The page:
According to Dutch authorities, a 17th-century painting made by the artist Frans Hals was stolen on Wednesday from the Museum Hofje van Mevrouw van Aerden in Leerdam, a town located approximately 35 miles south of Amsterdam. According to the police, the museum’s alarm was tripped at around 3:30 a.m. local time and the back door had been forced open, but that a suspect has not yet been identified. The painting in question, Two Laughing Boys with a Mug of Beer, was made in 1626, and it’s been stolen an astonishing total of three times: once in 1988, once in 2011 and now again this week.
Dutch authorities elaborated that in the past two instances during which Laughing Boys had been stolen, it was also stolen alongside a painting by the artist Jacob van Ruisdael. When both paintings were stolen in 1988, they were recovered three years later. When they were stolen in 2011, it took six months for them to turn up. Now, it’s unclear why Laughing Boys was stolen by itself in 2020, or how long it will take for the painting to be returned to the museum. Ironically, the subject matter of Laughing Boys deals explicitly with greed and gluttony: the two subjects in the painting are seen laughing uproariously (and likely drunkenly) in a warm setting.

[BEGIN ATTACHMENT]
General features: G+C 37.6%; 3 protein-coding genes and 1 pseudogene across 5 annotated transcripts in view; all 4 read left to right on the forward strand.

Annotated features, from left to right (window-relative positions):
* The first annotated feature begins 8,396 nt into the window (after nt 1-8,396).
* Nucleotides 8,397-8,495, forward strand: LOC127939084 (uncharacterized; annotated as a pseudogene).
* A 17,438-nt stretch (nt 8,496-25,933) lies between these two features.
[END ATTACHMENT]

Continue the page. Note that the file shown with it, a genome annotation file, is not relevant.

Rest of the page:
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A spokesman for the Museum Hofje van Mevrouw van Aerden deferred all questions to the police, but it’s worth mentioning that due to the fact that museums have been closed down throughout the summer because of the coronavirus pandemic, their emptiness makes them potentially more vulnerable to theft. In March, the Singer Laren museum in Laren was robbed of a painting by Vincent van Gogh entitled Spring Garden. Curiously, this theft also took place in a city close to Amsterdam. Is this mere coincidence, or might the Van Gogh and Hals thefts be connected? Only time will tell.